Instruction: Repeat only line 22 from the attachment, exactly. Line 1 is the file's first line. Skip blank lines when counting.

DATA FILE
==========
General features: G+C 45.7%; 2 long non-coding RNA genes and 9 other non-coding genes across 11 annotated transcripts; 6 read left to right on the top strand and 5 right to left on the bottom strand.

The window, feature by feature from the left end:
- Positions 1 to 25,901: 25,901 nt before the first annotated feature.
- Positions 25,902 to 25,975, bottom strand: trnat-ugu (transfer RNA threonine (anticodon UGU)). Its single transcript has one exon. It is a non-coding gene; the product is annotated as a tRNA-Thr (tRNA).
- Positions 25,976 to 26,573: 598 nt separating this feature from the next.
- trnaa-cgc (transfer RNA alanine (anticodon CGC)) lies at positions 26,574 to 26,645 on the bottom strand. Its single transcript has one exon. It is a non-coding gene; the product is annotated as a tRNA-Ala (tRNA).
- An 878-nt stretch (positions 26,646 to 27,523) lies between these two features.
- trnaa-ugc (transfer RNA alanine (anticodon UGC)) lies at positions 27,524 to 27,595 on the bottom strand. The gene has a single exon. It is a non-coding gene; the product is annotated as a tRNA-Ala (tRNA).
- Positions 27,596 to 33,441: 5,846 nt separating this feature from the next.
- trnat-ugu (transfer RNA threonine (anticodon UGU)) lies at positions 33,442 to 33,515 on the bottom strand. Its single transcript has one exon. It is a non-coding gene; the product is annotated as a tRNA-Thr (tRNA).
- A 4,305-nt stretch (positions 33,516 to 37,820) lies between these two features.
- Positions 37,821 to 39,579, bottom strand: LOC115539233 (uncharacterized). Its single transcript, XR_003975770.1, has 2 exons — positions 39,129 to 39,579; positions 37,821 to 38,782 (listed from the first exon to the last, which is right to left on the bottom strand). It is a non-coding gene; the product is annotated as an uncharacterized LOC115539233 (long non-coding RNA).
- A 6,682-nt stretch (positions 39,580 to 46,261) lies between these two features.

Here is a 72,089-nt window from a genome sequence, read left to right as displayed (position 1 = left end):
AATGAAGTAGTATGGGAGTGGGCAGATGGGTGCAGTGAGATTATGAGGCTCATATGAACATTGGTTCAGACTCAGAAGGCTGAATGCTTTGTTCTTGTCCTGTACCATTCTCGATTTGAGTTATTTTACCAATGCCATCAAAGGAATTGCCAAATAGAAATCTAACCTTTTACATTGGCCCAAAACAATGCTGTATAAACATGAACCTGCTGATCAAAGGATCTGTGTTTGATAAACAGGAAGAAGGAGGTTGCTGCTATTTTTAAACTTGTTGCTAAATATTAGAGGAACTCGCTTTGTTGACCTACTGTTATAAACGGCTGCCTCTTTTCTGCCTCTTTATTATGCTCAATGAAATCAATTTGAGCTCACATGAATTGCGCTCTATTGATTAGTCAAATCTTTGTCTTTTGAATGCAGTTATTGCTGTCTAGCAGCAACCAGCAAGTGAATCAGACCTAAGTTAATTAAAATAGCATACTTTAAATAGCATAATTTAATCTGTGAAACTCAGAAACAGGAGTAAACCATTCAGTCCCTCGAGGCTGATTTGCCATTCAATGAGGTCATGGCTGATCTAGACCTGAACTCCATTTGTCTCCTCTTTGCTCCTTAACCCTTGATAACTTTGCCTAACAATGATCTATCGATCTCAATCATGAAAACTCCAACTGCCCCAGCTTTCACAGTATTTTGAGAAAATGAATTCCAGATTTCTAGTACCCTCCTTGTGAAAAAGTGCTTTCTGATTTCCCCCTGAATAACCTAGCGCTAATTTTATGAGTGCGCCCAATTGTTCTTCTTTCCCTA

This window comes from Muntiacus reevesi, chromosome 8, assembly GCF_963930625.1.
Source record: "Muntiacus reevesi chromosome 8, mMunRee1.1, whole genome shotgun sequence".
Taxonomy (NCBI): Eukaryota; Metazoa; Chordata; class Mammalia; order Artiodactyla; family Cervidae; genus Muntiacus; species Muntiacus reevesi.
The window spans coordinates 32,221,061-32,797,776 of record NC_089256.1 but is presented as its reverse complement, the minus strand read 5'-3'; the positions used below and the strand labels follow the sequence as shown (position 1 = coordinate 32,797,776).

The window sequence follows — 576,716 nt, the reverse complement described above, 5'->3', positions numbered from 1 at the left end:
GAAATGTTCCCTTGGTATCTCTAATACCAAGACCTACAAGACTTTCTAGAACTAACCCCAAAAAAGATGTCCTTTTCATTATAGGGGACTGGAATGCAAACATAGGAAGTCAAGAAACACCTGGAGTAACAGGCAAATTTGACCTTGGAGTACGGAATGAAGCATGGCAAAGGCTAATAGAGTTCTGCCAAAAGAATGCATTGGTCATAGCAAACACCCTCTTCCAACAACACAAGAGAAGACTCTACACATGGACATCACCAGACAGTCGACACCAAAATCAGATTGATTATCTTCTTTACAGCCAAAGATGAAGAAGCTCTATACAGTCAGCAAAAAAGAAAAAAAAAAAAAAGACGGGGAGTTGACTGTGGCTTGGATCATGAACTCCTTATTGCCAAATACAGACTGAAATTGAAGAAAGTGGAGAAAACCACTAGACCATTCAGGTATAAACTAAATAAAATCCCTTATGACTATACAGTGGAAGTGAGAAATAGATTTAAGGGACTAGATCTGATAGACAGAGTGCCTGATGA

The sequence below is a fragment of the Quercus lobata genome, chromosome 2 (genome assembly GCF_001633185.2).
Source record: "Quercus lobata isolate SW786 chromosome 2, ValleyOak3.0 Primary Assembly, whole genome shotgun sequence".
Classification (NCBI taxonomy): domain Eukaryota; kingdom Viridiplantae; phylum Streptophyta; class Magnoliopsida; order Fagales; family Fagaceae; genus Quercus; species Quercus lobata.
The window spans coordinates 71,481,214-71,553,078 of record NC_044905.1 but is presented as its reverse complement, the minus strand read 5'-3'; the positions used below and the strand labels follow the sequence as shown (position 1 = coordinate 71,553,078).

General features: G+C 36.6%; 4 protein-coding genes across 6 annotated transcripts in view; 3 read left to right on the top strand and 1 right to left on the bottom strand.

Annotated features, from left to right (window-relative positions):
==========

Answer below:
The sequence below is a fragment of the Quercus lobata genome, chromosome 2 (genome assembly GCF_001633185.2).